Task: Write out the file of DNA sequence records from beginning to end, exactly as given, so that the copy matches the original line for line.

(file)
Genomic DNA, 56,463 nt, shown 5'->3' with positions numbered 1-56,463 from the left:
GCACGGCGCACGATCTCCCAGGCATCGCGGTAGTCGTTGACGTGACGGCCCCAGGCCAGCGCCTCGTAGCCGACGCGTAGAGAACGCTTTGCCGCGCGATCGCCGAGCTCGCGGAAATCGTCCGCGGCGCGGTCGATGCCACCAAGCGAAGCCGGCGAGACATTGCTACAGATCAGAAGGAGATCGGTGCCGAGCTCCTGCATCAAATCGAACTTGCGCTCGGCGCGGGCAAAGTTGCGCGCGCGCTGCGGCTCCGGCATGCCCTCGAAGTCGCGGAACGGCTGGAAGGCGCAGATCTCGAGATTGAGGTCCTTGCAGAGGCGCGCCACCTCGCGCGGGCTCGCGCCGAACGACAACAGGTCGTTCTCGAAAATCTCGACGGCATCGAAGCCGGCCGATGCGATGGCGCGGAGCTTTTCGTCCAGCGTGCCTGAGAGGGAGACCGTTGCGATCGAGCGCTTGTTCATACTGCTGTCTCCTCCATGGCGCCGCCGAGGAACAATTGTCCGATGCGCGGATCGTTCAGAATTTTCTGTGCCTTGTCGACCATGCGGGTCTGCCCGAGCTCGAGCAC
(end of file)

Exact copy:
Genomic DNA, 56,463 nt, shown 5'->3' with positions numbered 1-56,463 from the left:
GCACGGCGCACGATCTCCCAGGCATCGCGGTAGTCGTTGACGTGACGGCCCCAGGCCAGCGCCTCGTAGCCGACGCGTAGAGAACGCTTTGCCGCGCGATCGCCGAGCTCGCGGAAATCGTCCGCGGCGCGGTCGATGCCACCAAGCGAAGCCGGCGAGACATTGCTACAGATCAGAAGGAGATCGGTGCCGAGCTCCTGCATCAAATCGAACTTGCGCTCGGCGCGGGCAAAGTTGCGCGCGCGCTGCGGCTCCGGCATGCCCTCGAAGTCGCGGAACGGCTGGAAGGCGCAGATCTCGAGATTGAGGTCCTTGCAGAGGCGCGCCACCTCGCGCGGGCTCGCGCCGAACGACAACAGGTCGTTCTCGAAAATCTCGACGGCATCGAAGCCGGCCGATGCGATGGCGCGGAGCTTTTCGTCCAGCGTGCCTGAGAGGGAGACCGTTGCGATCGAGCGCTTGTTCATACTGCTGTCTCCTCCATGGCGCCGCCGAGGAACAATTGTCCGATGCGCGGATCGTTCAGAATTTTCTGTGCCTTGTCGACCATGCGGGTCTGCCCGAGCTCGAGCAC